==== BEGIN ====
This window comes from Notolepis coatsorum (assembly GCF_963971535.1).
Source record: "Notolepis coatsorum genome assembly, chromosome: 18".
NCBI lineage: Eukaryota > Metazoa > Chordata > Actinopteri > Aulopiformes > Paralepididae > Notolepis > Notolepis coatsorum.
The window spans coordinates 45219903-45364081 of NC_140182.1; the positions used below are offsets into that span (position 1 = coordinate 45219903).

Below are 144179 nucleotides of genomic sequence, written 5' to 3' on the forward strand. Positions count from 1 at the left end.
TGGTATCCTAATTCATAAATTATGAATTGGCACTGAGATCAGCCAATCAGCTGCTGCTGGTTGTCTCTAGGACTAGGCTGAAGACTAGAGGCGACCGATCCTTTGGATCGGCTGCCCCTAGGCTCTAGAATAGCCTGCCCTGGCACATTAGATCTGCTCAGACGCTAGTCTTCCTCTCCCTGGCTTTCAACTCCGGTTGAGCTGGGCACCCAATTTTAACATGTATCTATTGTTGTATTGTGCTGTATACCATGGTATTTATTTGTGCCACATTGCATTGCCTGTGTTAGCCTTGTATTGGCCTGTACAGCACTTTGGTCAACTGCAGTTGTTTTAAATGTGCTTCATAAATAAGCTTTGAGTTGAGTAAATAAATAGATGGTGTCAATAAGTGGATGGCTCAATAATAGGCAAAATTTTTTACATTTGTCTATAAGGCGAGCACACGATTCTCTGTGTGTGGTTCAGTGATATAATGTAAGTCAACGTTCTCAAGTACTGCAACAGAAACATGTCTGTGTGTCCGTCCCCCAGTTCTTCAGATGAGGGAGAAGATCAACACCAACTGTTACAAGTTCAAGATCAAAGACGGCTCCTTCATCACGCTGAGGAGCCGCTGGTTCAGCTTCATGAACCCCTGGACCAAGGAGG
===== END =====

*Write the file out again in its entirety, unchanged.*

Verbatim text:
This window comes from Notolepis coatsorum (assembly GCF_963971535.1).
Source record: "Notolepis coatsorum genome assembly, chromosome: 18".
NCBI lineage: Eukaryota > Metazoa > Chordata > Actinopteri > Aulopiformes > Paralepididae > Notolepis > Notolepis coatsorum.
The window spans coordinates 45219903-45364081 of NC_140182.1; the positions used below are offsets into that span (position 1 = coordinate 45219903).

Below are 144179 nucleotides of genomic sequence, written 5' to 3' on the forward strand. Positions count from 1 at the left end.
TGGTATCCTAATTCATAAATTATGAATTGGCACTGAGATCAGCCAATCAGCTGCTGCTGGTTGTCTCTAGGACTAGGCTGAAGACTAGAGGCGACCGATCCTTTGGATCGGCTGCCCCTAGGCTCTAGAATAGCCTGCCCTGGCACATTAGATCTGCTCAGACGCTAGTCTTCCTCTCCCTGGCTTTCAACTCCGGTTGAGCTGGGCACCCAATTTTAACATGTATCTATTGTTGTATTGTGCTGTATACCATGGTATTTATTTGTGCCACATTGCATTGCCTGTGTTAGCCTTGTATTGGCCTGTACAGCACTTTGGTCAACTGCAGTTGTTTTAAATGTGCTTCATAAATAAGCTTTGAGTTGAGTAAATAAATAGATGGTGTCAATAAGTGGATGGCTCAATAATAGGCAAAATTTTTTACATTTGTCTATAAGGCGAGCACACGATTCTCTGTGTGTGGTTCAGTGATATAATGTAAGTCAACGTTCTCAAGTACTGCAACAGAAACATGTCTGTGTGTCCGTCCCCCAGTTCTTCAGATGAGGGAGAAGATCAACACCAACTGTTACAAGTTCAAGATCAAAGACGGCTCCTTCATCACGCTGAGGAGCCGCTGGTTCAGCTTCATGAACCCCTGGACCAAGGAGG